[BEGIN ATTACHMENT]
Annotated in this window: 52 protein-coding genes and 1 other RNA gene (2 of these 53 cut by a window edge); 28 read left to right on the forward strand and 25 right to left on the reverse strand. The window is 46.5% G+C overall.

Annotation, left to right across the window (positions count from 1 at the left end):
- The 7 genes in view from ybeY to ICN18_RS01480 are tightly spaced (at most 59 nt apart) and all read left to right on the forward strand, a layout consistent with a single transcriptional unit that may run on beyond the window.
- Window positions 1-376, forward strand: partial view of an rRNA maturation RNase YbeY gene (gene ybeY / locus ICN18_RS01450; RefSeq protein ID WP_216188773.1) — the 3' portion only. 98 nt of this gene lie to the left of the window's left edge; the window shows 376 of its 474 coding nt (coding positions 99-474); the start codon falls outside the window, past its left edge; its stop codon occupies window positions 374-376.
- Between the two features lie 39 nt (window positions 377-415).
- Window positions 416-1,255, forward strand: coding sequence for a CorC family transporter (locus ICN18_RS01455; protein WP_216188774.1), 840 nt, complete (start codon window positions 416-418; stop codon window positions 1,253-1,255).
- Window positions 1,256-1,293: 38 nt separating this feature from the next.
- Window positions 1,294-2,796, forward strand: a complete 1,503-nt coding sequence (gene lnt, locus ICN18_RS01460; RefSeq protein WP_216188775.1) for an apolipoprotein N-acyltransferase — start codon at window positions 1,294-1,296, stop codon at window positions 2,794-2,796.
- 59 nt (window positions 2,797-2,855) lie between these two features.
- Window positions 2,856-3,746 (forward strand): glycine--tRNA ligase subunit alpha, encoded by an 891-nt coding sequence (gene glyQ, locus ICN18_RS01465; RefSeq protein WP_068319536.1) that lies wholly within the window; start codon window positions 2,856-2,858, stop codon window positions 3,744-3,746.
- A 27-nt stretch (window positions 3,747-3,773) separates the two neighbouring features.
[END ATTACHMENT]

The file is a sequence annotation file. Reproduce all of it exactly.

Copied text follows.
Annotated in this window: 52 protein-coding genes and 1 other RNA gene (2 of these 53 cut by a window edge); 28 read left to right on the forward strand and 25 right to left on the reverse strand. The window is 46.5% G+C overall.

Annotation, left to right across the window (positions count from 1 at the left end):
- The 7 genes in view from ybeY to ICN18_RS01480 are tightly spaced (at most 59 nt apart) and all read left to right on the forward strand, a layout consistent with a single transcriptional unit that may run on beyond the window.
- Window positions 1-376, forward strand: partial view of an rRNA maturation RNase YbeY gene (gene ybeY / locus ICN18_RS01450; RefSeq protein ID WP_216188773.1) — the 3' portion only. 98 nt of this gene lie to the left of the window's left edge; the window shows 376 of its 474 coding nt (coding positions 99-474); the start codon falls outside the window, past its left edge; its stop codon occupies window positions 374-376.
- Between the two features lie 39 nt (window positions 377-415).
- Window positions 416-1,255, forward strand: coding sequence for a CorC family transporter (locus ICN18_RS01455; protein WP_216188774.1), 840 nt, complete (start codon window positions 416-418; stop codon window positions 1,253-1,255).
- Window positions 1,256-1,293: 38 nt separating this feature from the next.
- Window positions 1,294-2,796, forward strand: a complete 1,503-nt coding sequence (gene lnt, locus ICN18_RS01460; RefSeq protein WP_216188775.1) for an apolipoprotein N-acyltransferase — start codon at window positions 1,294-1,296, stop codon at window positions 2,794-2,796.
- 59 nt (window positions 2,797-2,855) lie between these two features.
- Window positions 2,856-3,746 (forward strand): glycine--tRNA ligase subunit alpha, encoded by an 891-nt coding sequence (gene glyQ, locus ICN18_RS01465; RefSeq protein WP_068319536.1) that lies wholly within the window; start codon window positions 2,856-2,858, stop codon window positions 3,744-3,746.
- A 27-nt stretch (window positions 3,747-3,773) separates the two neighbouring features.